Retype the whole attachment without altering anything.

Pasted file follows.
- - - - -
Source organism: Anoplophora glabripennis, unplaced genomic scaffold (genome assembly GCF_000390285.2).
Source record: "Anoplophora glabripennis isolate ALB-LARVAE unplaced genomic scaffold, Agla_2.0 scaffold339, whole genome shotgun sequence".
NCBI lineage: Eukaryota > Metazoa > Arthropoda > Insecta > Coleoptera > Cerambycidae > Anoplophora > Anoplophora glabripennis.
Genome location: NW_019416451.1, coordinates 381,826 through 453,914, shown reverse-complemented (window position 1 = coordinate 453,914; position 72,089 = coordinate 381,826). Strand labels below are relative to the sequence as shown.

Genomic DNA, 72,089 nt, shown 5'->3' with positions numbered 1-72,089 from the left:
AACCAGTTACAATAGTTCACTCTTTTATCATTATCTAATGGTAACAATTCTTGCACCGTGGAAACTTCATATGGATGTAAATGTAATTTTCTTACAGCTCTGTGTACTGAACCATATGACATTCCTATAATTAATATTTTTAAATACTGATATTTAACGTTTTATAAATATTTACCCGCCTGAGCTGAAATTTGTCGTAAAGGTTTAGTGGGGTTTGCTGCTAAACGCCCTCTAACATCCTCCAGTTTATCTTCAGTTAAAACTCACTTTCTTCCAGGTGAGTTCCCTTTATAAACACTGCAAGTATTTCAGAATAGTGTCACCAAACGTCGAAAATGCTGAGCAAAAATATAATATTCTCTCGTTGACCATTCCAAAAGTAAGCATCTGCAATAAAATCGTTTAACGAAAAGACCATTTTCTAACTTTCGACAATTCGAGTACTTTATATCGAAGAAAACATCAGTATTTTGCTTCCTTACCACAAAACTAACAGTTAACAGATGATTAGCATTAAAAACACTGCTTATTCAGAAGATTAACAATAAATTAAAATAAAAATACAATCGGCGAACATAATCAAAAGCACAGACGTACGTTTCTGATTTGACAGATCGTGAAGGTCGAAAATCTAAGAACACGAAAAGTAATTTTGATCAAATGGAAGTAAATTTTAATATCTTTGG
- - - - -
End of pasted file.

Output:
Source organism: Anoplophora glabripennis, unplaced genomic scaffold (genome assembly GCF_000390285.2).
Source record: "Anoplophora glabripennis isolate ALB-LARVAE unplaced genomic scaffold, Agla_2.0 scaffold339, whole genome shotgun sequence".
NCBI lineage: Eukaryota > Metazoa > Arthropoda > Insecta > Coleoptera > Cerambycidae > Anoplophora > Anoplophora glabripennis.
Genome location: NW_019416451.1, coordinates 381,826 through 453,914, shown reverse-complemented (window position 1 = coordinate 453,914; position 72,089 = coordinate 381,826). Strand labels below are relative to the sequence as shown.

Genomic DNA, 72,089 nt, shown 5'->3' with positions numbered 1-72,089 from the left:
AACCAGTTACAATAGTTCACTCTTTTATCATTATCTAATGGTAACAATTCTTGCACCGTGGAAACTTCATATGGATGTAAATGTAATTTTCTTACAGCTCTGTGTACTGAACCATATGACATTCCTATAATTAATATTTTTAAATACTGATATTTAACGTTTTATAAATATTTACCCGCCTGAGCTGAAATTTGTCGTAAAGGTTTAGTGGGGTTTGCTGCTAAACGCCCTCTAACATCCTCCAGTTTATCTTCAGTTAAAACTCACTTTCTTCCAGGTGAGTTCCCTTTATAAACACTGCAAGTATTTCAGAATAGTGTCACCAAACGTCGAAAATGCTGAGCAAAAATATAATATTCTCTCGTTGACCATTCCAAAAGTAAGCATCTGCAATAAAATCGTTTAACGAAAAGACCATTTTCTAACTTTCGACAATTCGAGTACTTTATATCGAAGAAAACATCAGTATTTTGCTTCCTTACCACAAAACTAACAGTTAACAGATGATTAGCATTAAAAACACTGCTTATTCAGAAGATTAACAATAAATTAAAATAAAAATACAATCGGCGAACATAATCAAAAGCACAGACGTACGTTTCTGATTTGACAGATCGTGAAGGTCGAAAATCTAAGAACACGAAAAGTAATTTTGATCAAATGGAAGTAAATTTTAATATCTTTGG